Current projects in our lab investigate thalamo-cortical interactions during:
- Cognitive control, including rule-processing, prediction and decision-making
- Memory processes, e.g., maturation of memory and recall
- Conscious and anesthetized states, to (i) develop deep brain stimulation approaches for treating disorders of consciousness and (ii) test theories of consciousness
Background: Information from the world around us is first transmitted to our cerebral cortex via the primary sensory, or first-order, thalamic nuclei. Higher-order thalamic nuclei, like the pulvinar (PUL) and mediodorsal nucleus (MD), receive relatively little input from the sensory periphery and instead form pathways between cortical areas, which can strongly influence cortical activity from sensory to prefrontal cortex (PFC). These cortico-thalamo-cortical pathways are ideally positioned to regulate communication between cortical neurons.
Our vision is to establish the general principle across sensory, motor and cognitive domains that the higher-order thalamus helps transform and selectively route information across the cortex according to behavioral demands. Current evidence suggests key mechanisms involve the higher-order thalamus controlling the excitability and synchrony of cortical neurons.
To realize this vision, we combine three main methodological approaches:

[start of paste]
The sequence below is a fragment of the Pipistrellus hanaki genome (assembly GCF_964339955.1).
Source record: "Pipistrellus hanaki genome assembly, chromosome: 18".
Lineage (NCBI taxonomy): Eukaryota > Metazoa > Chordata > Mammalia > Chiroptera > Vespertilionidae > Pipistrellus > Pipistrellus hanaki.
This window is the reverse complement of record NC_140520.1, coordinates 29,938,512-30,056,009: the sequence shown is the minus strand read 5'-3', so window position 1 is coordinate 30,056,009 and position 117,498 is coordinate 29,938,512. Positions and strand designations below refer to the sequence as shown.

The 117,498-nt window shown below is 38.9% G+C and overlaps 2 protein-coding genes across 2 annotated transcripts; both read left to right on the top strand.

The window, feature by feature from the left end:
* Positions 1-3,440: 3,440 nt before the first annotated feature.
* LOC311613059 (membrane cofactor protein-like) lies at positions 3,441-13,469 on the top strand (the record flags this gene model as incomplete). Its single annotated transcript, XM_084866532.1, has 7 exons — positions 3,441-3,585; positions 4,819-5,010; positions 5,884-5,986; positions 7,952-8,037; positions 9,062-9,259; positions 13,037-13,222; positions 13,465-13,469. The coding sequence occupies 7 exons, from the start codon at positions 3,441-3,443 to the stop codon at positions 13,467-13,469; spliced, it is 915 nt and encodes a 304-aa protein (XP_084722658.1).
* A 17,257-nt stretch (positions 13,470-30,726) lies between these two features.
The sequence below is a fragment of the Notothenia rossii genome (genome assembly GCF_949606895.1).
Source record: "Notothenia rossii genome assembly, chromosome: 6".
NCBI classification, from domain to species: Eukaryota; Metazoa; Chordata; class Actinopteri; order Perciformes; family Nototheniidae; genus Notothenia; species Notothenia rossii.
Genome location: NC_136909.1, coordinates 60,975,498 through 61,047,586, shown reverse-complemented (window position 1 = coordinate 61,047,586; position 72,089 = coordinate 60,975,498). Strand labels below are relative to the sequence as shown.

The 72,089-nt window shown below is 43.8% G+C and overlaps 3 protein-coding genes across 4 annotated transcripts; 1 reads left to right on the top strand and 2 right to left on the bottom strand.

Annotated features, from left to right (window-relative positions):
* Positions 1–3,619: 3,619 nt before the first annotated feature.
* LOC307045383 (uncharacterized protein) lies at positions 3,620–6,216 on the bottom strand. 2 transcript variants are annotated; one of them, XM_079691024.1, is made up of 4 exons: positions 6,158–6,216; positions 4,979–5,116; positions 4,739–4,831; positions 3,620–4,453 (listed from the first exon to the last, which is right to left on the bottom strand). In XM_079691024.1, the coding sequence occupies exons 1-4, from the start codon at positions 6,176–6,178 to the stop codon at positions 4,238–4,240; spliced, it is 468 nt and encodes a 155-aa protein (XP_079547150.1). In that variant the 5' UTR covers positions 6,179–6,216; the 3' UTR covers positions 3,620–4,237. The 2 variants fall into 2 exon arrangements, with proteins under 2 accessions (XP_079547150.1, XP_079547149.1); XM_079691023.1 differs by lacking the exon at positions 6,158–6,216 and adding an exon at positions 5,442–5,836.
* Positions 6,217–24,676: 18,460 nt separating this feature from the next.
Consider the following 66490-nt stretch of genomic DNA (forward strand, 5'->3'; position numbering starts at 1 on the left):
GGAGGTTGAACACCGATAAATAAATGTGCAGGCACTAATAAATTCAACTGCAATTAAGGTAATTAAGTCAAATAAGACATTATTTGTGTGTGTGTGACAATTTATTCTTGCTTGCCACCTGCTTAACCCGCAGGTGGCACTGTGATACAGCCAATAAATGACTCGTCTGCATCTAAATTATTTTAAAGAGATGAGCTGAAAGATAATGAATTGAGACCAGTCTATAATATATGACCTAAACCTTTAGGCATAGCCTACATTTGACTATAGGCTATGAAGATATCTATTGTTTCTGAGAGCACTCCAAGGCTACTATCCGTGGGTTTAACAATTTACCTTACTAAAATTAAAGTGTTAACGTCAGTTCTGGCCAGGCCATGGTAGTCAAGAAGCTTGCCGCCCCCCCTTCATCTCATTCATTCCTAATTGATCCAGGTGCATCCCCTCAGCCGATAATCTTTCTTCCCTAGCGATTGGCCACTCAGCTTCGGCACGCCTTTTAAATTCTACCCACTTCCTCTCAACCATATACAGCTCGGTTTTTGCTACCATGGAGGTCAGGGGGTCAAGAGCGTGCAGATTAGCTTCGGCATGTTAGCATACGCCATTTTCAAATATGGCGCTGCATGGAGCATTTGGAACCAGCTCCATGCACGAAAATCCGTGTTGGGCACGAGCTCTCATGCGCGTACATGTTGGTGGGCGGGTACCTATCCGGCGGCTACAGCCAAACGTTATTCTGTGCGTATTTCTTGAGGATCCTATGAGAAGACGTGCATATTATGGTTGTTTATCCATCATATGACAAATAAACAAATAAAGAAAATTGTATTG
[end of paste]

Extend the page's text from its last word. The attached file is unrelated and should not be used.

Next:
- Simultaneous multi-site neural recordings using electrode arrays in higher-order thalamic and cortical areas of behaving animals as a model for human cognition. This involves precise targeting of electrode arrays to interconnected network sites using neuroimaging techniques, particularly diffusion MRI, necessary because cortical areas project to circumscribed zones of higher-order thalamus
- Manipulation of brain networks by mimicking endogenous neural dynamics, e.g., by simultaneously microstimulating across multiple contacts of electrode arrays, to control higher-order thalamus and its effect on the cortex and behavior
- Intracranial neural recordings from epilepsy patients performing cognitive tasks
The significance of this research is that it advances our understanding of fundamental cognitive processes, particularly how information is coded and flexibly transmitted in brain networks. Disruption of brain networks lies at the heart of many disorders, e.g., schizophrenia, Alzheimer’s disease and coma. Our research is an essential step towards effectively treating such disorders.